“We still don’t have the type of voter participation needed to launch a platform for Hispanic consultants to be able to withstand the offseason in politics,” de la Portilla said.
This is only part of the puzzle. Although Puerto Ricans are in the majority, there are scores of other Hispanic nationalities in the area, such as Dominicans, Venezuelans and Colombians. They, too, are relatively new to the area.
“This is a business very hard to break in that requires experience and strong community knowledge,” said Bertica Cabrera-Morris, who has been in the consulting business in Orlando for 25 years and is a well-known Republican fundraiser. “There are not many Berticas around, because it takes a long time to turn a Rolodex into paid dues and to know the ins and outs of a community as diverse as this one.”
Another aspect hampering the development of a stronger Hispanic political infrastructure is the timid financial support from Latino entrepreneurs and businesses.
“For Hispanics to be able to make it to the next level as a political force, it needs a business sector that is willing to invest in them,” Cuebas said. “Strong Latino political leadership will translate into benefits for the community as a whole.”
Like the rest of the population, most local Hispanic businesses are also young and don’t see political engagement as a priority as they strive to make it. But a transformation is already taking place as the number of Latino-owned businesses soar. At 1,700 members, the Metro Orlando Hispanic Chamber is the largest business interest group in the area.
“In addition to the locally founded businesses, we’ve seen a surge in Puerto Rican businesses migrating or expanding here from the island,” Cabrera-Morris said. “Engineering firms, CPA firms and other mature businesses are bringing their talent here.”
Padilla estimated the turning point is about 10 years away. Florida Sen. Darren Soto’s bid for Florida’s 9th Congressional District appears to be the beginning, she said. If successful, Soto, who is half Puerto Rican, would be the first-ever Hispanic congressman from Central Florida.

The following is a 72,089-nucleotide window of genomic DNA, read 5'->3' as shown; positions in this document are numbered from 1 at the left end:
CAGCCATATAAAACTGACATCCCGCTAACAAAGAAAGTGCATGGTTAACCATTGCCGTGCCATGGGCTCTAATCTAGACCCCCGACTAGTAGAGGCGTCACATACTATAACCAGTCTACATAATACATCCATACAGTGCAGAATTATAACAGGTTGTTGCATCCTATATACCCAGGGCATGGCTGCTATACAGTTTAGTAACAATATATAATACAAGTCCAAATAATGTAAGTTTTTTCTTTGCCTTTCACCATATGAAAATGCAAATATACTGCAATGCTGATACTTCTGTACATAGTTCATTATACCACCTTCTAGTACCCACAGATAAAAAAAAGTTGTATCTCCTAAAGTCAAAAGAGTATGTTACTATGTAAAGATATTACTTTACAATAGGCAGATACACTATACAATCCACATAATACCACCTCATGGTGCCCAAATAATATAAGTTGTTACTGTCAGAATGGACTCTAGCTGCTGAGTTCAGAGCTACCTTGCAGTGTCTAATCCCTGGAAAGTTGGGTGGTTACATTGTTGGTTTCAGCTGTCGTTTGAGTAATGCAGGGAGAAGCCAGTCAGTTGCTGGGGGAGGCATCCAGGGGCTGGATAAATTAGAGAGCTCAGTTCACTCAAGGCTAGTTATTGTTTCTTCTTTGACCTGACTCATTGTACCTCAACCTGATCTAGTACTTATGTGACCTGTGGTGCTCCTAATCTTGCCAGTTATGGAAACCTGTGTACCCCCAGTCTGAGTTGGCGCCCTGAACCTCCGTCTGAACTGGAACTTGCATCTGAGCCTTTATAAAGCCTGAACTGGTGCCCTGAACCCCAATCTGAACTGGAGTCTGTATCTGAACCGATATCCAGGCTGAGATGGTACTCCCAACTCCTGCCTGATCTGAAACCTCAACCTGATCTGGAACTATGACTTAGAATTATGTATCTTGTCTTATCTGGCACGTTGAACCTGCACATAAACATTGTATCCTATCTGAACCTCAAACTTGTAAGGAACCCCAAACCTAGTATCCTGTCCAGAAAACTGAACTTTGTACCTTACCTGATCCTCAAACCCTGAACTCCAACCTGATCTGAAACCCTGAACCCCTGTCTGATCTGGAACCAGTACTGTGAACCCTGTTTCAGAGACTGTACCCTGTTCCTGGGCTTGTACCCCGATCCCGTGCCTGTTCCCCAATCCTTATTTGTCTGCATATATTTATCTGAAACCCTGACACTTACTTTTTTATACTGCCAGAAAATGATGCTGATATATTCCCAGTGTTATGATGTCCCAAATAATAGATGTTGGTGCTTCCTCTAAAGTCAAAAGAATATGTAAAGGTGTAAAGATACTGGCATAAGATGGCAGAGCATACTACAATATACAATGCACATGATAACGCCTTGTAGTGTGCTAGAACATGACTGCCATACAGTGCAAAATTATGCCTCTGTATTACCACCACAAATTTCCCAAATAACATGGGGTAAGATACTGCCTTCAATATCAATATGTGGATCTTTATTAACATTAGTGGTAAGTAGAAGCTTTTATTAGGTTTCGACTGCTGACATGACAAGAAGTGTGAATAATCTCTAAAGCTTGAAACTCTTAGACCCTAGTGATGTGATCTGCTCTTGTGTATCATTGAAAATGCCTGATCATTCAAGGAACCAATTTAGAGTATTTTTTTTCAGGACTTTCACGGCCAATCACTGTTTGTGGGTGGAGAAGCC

“Darren’s campaign has had broad support from Latino businesses and mainstream businesses as well,” Padilla said. “Overall, in my 20 years here I had never seen so many Hispanic candidates running and so much political activity in the community. This election season can be a catalyst for Hispanic politics and the political industry, when all the pieces start to come together.”
Padilla recently reported on her blog that there are 42 Hispanics running for office in Orange, Osceola, Seminole and Volusia counties — half of them in Osceola County. This is nearly twice the number of Latino candidates (24) that ran in the same counties in 2010. There were 33 Hispanics on the ballot in 2012.
Puerto Ricans and Orlando Hispanics, in general, are on the right track, Cuebas and others agreed. Political power and infrastructure take time to develop and strengthen, but they are well on their way.
“It took a couple of generations for Cubans in Miami to be the political force they are today,” Cuebas said. “The same can be said of Puerto Ricans in New York and Arab-Americans in Michigan. The structure isn’t fully there, but the people who will be the future campaign managers and consultants are already pounding the ground as volunteers and accumulating experience. Businesses are maturing. They are poised to be a force not to be reckoned with.”
Jeannette Rivera-Lyles is a senior communications specialist with Eleven 11 Communications.